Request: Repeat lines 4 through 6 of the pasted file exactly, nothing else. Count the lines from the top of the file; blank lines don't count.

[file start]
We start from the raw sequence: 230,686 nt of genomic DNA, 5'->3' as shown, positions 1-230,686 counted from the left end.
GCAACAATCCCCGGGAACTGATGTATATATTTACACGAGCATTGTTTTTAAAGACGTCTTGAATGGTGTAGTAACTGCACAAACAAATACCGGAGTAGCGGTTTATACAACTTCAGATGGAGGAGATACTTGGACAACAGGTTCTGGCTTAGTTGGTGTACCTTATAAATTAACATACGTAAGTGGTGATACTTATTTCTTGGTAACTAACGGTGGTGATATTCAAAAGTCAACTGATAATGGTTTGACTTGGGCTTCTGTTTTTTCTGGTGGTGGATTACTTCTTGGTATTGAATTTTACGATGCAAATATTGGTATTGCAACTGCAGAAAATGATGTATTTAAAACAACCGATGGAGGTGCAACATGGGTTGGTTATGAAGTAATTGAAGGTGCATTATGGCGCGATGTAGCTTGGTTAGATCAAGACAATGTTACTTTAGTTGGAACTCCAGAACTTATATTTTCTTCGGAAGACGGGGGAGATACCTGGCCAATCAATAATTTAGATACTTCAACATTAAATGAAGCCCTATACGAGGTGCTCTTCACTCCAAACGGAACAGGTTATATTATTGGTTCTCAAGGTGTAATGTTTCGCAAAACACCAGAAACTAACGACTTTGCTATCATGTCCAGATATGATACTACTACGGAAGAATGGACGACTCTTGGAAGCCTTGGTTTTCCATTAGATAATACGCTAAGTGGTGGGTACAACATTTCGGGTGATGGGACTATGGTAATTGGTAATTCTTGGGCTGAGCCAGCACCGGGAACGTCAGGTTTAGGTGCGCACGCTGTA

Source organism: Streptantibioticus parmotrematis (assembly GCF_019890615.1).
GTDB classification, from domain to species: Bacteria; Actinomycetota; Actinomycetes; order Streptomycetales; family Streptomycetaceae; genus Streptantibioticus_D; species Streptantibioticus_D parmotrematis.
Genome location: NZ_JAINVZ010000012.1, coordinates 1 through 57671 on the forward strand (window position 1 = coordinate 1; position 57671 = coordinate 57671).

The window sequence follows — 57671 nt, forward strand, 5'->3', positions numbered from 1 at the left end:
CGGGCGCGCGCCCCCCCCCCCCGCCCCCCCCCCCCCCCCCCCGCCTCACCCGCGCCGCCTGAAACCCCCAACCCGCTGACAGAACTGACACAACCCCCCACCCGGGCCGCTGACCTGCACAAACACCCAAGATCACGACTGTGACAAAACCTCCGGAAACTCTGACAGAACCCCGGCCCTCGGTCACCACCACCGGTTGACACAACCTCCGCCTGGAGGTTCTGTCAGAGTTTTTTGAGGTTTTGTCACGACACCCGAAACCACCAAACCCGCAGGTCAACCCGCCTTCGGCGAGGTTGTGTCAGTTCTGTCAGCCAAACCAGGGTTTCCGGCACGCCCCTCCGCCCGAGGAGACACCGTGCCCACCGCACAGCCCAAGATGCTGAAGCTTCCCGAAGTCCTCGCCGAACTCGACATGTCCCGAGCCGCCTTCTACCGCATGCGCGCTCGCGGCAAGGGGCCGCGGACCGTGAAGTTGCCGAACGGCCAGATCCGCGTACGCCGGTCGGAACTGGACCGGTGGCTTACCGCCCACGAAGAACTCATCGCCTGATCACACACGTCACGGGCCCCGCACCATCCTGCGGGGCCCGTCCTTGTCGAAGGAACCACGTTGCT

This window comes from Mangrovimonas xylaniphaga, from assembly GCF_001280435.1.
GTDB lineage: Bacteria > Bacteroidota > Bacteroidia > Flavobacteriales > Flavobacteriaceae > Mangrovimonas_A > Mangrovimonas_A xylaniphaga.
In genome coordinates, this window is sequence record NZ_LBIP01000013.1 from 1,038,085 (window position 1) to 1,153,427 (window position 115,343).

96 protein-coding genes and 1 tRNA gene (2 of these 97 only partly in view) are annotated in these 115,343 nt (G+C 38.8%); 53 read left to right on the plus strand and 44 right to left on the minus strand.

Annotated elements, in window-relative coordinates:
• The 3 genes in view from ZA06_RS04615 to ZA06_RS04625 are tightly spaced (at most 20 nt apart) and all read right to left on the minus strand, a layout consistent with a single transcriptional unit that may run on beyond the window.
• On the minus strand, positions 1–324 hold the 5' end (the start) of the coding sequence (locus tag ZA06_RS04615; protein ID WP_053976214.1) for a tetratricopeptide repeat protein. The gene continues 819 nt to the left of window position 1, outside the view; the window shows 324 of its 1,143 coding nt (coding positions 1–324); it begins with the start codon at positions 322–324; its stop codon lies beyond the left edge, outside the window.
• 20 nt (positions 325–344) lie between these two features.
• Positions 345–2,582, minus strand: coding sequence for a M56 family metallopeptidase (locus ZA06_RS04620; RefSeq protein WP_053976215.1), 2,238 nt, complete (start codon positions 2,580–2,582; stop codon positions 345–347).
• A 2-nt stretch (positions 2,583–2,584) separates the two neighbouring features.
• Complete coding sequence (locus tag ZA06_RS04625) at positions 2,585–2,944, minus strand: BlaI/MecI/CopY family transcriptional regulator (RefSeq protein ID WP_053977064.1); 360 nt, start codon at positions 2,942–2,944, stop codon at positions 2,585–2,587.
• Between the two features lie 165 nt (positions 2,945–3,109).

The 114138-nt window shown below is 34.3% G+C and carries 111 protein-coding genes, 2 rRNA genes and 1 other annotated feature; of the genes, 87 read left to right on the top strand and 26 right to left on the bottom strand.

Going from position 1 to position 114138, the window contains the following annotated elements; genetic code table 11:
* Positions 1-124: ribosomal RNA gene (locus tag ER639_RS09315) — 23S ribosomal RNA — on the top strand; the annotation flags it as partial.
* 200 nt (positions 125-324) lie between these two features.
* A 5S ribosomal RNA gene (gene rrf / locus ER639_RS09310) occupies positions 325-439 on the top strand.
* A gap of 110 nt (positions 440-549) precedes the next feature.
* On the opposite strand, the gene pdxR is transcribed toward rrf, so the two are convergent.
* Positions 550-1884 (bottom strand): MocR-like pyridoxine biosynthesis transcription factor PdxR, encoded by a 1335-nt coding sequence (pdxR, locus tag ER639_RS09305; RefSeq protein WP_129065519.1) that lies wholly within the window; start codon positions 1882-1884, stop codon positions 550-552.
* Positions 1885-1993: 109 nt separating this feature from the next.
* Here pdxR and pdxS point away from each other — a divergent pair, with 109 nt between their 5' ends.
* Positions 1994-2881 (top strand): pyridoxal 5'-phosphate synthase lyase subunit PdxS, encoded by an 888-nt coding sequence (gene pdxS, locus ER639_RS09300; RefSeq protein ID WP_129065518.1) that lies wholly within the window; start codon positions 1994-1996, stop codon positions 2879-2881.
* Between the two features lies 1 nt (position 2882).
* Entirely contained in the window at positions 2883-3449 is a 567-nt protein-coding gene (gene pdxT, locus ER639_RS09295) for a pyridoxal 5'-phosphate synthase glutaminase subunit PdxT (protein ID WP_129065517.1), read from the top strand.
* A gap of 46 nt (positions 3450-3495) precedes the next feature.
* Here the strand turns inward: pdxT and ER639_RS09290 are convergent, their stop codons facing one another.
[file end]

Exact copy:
GTDB classification, from domain to species: Bacteria; Actinomycetota; Actinomycetes; order Streptomycetales; family Streptomycetaceae; genus Streptantibioticus_D; species Streptantibioticus_D parmotrematis.
Genome location: NZ_JAINVZ010000012.1, coordinates 1 through 57671 on the forward strand (window position 1 = coordinate 1; position 57671 = coordinate 57671).

The window sequence follows — 57671 nt, forward strand, 5'->3', positions numbered from 1 at the left end: